‘I am painting a brigand or something. Supposed to be an Italian Mountain Shepherd, but looks more like a gnome or hobgoblin. He’s a little nuggety dwarflike fierce little cus, so I keep me ‘verolver’ in my hip pocket ready. It’s awfully interesting both the man and the costume.’
A student of the Latin Quarter
1901 oil on canvas on board 114x101cm Paris NGV.
Portrait of the Australian artist Ambrose Patterson. He had a studio in the same building as Ramsay’s studio. Like Ramsay, Patterson had a passion for Velasquez, and, like Lambert, became profoundly influenced by Ramsay’s work in Paris.
Patterson introduced Ramsay to Melba in 1902. The close-up image displays the technical confidence that Ramsay developed in Paris, with a bold application of thick paint.
Jeanne. 1901 oil on canvas 130x89cm Paris National Gallery of Victoria.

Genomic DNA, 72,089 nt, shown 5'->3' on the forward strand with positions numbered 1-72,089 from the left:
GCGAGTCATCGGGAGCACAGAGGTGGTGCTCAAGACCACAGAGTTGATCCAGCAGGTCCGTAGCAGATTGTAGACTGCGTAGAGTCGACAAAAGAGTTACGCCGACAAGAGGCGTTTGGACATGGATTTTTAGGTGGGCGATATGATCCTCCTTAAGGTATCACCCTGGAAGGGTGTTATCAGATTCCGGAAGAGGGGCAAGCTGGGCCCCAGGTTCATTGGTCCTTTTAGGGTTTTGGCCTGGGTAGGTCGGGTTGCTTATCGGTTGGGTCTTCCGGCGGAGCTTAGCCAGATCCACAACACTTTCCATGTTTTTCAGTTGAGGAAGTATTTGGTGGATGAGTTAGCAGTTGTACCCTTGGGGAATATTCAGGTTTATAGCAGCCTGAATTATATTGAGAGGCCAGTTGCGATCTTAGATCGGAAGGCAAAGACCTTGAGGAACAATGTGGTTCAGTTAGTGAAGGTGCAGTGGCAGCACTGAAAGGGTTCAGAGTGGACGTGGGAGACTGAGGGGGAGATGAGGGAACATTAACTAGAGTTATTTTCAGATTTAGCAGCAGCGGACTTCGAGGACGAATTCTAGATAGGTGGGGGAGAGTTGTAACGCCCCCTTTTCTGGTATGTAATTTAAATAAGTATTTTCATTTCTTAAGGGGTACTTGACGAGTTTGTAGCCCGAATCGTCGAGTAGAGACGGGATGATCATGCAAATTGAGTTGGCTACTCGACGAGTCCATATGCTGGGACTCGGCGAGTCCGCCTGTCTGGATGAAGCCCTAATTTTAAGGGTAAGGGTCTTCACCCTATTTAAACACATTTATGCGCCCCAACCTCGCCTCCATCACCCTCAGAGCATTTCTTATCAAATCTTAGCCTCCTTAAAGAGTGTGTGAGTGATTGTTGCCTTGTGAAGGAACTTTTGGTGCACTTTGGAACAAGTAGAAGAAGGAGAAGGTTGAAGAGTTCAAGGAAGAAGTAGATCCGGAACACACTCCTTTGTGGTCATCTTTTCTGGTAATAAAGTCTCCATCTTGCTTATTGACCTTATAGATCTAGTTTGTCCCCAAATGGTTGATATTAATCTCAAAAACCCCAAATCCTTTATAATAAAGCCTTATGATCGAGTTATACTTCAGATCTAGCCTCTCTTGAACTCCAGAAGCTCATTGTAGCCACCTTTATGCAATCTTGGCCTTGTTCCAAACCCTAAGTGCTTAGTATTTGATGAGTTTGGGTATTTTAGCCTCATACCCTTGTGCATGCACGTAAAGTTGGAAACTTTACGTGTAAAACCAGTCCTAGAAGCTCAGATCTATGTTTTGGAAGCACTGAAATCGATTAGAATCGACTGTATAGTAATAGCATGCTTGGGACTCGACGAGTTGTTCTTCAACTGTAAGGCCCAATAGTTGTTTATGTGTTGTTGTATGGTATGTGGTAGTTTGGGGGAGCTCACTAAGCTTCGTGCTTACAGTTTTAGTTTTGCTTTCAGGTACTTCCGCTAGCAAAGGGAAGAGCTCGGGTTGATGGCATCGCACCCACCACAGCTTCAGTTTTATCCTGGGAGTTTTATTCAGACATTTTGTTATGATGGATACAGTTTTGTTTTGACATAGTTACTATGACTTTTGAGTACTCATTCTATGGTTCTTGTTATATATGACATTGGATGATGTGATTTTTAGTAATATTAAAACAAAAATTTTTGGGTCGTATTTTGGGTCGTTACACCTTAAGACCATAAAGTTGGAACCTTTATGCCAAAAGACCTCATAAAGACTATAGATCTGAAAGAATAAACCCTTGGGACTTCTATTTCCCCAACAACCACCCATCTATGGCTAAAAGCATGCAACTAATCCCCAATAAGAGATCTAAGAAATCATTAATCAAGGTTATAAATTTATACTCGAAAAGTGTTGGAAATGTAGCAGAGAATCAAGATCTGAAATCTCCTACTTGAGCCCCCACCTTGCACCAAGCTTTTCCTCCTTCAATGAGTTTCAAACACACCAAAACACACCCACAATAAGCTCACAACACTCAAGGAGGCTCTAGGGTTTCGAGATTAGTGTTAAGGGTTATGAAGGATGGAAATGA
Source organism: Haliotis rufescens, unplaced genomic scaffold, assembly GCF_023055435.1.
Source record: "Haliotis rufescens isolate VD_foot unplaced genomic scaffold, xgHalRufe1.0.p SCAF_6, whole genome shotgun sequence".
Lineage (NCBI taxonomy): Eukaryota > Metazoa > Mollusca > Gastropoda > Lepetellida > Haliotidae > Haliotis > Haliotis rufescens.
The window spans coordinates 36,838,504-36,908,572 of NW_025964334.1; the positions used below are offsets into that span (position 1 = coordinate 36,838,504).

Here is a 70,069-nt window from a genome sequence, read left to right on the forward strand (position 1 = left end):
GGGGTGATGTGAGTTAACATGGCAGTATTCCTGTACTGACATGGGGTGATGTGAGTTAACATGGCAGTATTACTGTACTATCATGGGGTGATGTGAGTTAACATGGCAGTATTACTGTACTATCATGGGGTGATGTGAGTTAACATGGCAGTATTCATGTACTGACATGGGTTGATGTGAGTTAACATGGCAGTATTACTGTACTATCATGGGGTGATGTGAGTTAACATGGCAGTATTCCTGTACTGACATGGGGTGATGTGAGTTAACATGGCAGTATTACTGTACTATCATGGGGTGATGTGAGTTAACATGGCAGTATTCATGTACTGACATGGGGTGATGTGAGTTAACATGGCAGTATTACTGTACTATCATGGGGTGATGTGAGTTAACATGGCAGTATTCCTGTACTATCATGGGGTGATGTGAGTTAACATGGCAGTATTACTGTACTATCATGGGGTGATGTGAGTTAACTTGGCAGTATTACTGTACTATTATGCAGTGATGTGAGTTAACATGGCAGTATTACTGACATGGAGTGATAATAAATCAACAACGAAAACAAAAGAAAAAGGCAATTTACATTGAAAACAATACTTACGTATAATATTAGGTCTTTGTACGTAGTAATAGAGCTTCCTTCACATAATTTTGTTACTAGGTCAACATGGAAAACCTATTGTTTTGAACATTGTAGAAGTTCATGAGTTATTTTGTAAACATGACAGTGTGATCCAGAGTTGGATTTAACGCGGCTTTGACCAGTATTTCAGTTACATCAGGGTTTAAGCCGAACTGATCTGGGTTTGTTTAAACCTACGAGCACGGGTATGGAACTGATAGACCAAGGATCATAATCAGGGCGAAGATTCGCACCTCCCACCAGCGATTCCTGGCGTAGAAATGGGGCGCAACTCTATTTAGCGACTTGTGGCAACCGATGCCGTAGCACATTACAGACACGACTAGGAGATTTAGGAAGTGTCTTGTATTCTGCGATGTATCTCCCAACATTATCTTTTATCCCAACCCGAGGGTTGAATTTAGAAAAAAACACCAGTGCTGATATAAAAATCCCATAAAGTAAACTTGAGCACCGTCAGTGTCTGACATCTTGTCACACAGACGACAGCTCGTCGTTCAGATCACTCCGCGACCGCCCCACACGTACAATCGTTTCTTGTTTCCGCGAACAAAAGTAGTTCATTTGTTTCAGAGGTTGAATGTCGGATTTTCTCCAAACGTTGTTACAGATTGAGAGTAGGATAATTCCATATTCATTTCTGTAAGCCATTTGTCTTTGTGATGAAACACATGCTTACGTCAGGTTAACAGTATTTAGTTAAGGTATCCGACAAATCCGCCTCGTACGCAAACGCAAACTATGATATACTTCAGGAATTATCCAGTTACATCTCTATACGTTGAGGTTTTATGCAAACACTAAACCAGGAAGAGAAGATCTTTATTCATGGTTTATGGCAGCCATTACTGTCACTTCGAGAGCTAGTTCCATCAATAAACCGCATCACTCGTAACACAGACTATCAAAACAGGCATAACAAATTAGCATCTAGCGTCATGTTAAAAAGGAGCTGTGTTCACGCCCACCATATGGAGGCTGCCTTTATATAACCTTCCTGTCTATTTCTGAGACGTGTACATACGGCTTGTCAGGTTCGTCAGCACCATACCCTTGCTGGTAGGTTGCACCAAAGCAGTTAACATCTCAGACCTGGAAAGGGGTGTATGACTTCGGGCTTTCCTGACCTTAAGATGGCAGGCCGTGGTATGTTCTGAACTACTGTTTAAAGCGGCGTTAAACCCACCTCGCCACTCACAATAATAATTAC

A portrait of Jeanne Garreau, daughter of Ramsay’s concierge in Paris. It is interesting to compare the muted tones of this painting with the later portrait of a girl at a similar age, Miss Nellie Patterson.
Lady in blue 1902 oil on canvas 172x111cm Paris. Art Gallery of New South Wales.
This painting was presented to the Art Gallery of New South Wales by the Ramsay family in 1943. It is a portrait of James MacDonald and Maud Keller, whom he later married. Ramsay wrote to his sister at the time that it was ‘the best thing [he had] done.’
The view from Ramsay’s Paris studio. Ramsay painted few outdoor scenes, and there is nothing of the excitement and grandeur of Paris in this, or the similar, but now missing, painting set in winter.